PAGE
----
are starting to work:

On Wed, 2006-03-15 at 11:41 -0800, Justin B. wrote:
> is represented as a Presentation active record, too:
class Quiz < ActiveRecord::Base
  require 'presentations'
  require  'question'

  include UUIDHelper

  validates_presence_of :name
  has_many :questions, :order => :position
  belongs_to :preamble_presentation, :class_name => "Presentations"
  belongs_to :postamble_presentation, :class_name => "Presentations"
end


> Next, I wouldn't bother with the text_field methods in the view. I
> think you have stretched them farther than they want to go. Instead,
> use this pattern in your view:
>
<p><label for="quiz_preamble_presentation">Preamble
presentation</label><br/>
<%= text_field_tag 'quiz[preamble_presentation][textvalue]',
@quiz.preamble_presentation.textvalue  %></p>

<p><label for="quiz_postamble_presentation">Postamble
presentation</label><br/>
<%= text_field_tag 'quiz[postamble_presentation][textvalue]',
@quiz.postamble_presentation.textvalue  %></p>

> Rails will interpret the '[]' notation as nested properties within the
> object. In your your controller you can access these as nested hashes
> (assuming the form submit action is 'update'):
>

class AdminController < ApplicationController

  def index
    list
    render :action => 'list'
  end

  def list_questions
    redirect_to(:controller => "/questions", :parent_quiz => params
[:id])
  end

  def list
    @quiz_pages, @quizzes = paginate :quizzes, :per_page => 10
  end

  def show
    @quiz = Quiz.find_by_id(:id, :include =>
[:preamble_presentation, :postamble_presentation])
  end

  def new
    @quiz = Quiz.new
    @quiz.preamble_presentation = Presentations.new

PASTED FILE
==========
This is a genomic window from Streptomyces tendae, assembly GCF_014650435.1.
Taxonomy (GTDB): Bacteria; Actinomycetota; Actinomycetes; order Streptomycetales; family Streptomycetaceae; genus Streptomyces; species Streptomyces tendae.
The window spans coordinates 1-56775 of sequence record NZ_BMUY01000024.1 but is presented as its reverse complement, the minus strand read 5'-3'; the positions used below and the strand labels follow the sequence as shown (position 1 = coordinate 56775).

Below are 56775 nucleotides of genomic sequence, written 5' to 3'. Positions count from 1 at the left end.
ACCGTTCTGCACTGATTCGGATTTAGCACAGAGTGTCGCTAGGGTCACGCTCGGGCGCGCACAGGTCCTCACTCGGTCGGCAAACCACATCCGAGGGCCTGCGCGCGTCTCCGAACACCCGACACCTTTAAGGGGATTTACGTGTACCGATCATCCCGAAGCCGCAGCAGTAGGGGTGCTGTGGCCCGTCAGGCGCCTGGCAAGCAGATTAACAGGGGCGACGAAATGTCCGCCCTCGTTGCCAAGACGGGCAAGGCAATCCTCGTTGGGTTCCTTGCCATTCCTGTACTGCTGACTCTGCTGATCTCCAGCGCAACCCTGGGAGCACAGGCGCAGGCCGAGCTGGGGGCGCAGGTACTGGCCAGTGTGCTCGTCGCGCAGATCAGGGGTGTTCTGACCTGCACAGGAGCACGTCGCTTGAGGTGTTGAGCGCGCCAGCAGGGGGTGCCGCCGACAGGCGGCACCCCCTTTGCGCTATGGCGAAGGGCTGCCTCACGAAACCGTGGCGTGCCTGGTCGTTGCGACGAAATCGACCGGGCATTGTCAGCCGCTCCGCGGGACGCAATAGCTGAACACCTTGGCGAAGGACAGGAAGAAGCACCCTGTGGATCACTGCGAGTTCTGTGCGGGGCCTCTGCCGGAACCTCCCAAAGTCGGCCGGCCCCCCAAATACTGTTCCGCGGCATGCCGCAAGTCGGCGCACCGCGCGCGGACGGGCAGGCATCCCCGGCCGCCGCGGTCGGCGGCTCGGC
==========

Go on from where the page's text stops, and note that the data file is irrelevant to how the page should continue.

@quiz.postamble_presentation = Presentations.new
    @quiz.preamble_presentation.textvalue = ''
    @quiz.postamble_presentation.textvalue = ''
  end

  def create
# changed because we are instantiating the presentations here
# may not be needed if we instantiate presentations in the initialize,
# but that will require thinking because we already have a use for
# the initialize method.
#    @quiz = Quiz.new (@params[:quiz])
    @quiz = Quiz.new
    @quiz.name = @params[:quiz][:name]
    @quiz.preamble_presentation = Presentations.new
    @quiz.postamble_presentation = Presentations.new
    @quiz.preamble_presentation.textvalue = @params
[:quiz][:preamble_presentation][:textvalue]
    @quiz.postamble_presentation.textvalue = @params
[:quiz][:postamble_presentation][:textvalue]

    if @quiz.preamble_presentation.save &&
@quiz.postamble_presentation.save && @quiz.save

      flash[:notice] = 'Quiz was successfully created.'
      redirect_to :action => 'list'
    else
      render :action => 'new'
    end
  end

  def edit
    @quiz = Quiz.find(params[:id])
  end

  def update
    @quiz = Quiz.find_by_id(:id, :include =>
[:preamble_presentation, :postamble_presentation])
    @quiz.preamble_presentation.textvalue = @params
[:quiz][:preamble_presentation[:textvalue]]
    @quiz.postamble_presentation.textvalue = @params
[:quiz][:postamble_presentation[:textvalue]]
    if @quiz.preamble_presentation.save &&
@quiz.postamble_presentation.save && @quiz.save
      flash[:notice] = 'Quiz was successfully updated.'
      redirect_to :action => "show", :id => @params[:id]
    else
      flash[:message] = "Unable to save."
      render :action => 'edit'
    end
  end

  def destroy
    @quiz = Quiz.find_by_id(:id, :include =>
[:preamble_presentation, :postamble_presentation])
    @quiz.preamble_presentation.destroy
    @quiz.postamble_presentation.destroy
    @quiz.destroy
    redirect_to :action => 'list'
  end
end
Justin B. (Guest)
on 2006-03-16 06:59
(Received via mailing list)
My bad - I ran into that too and actually removed it from the code I
was using to test my post. Just remove the :include statement from
that find and it should work. Those two foreign keys that point to the
same object confuse Rails somehow and it constructs a bad SQL
statement.
David J. (Guest)
on 2006-03-16 14:31
(Received via mailing list)
Here's how to make it work - add the :foreign_key directive

class Quiz < ActiveRecord::Base
  require 'presentations'
  require  'question'

  include UUIDHelper

  validates_presence_of :name
  has_many :questions, :order => :position
  belongs_to :preamble_presentation, :class_name =>
"Presentations", :foreign_key => :preamble_presentation_id
  belongs_to :postamble_presentation, :class_name =>
"Presentations", :foreign_key => :postamble_presentation_id
end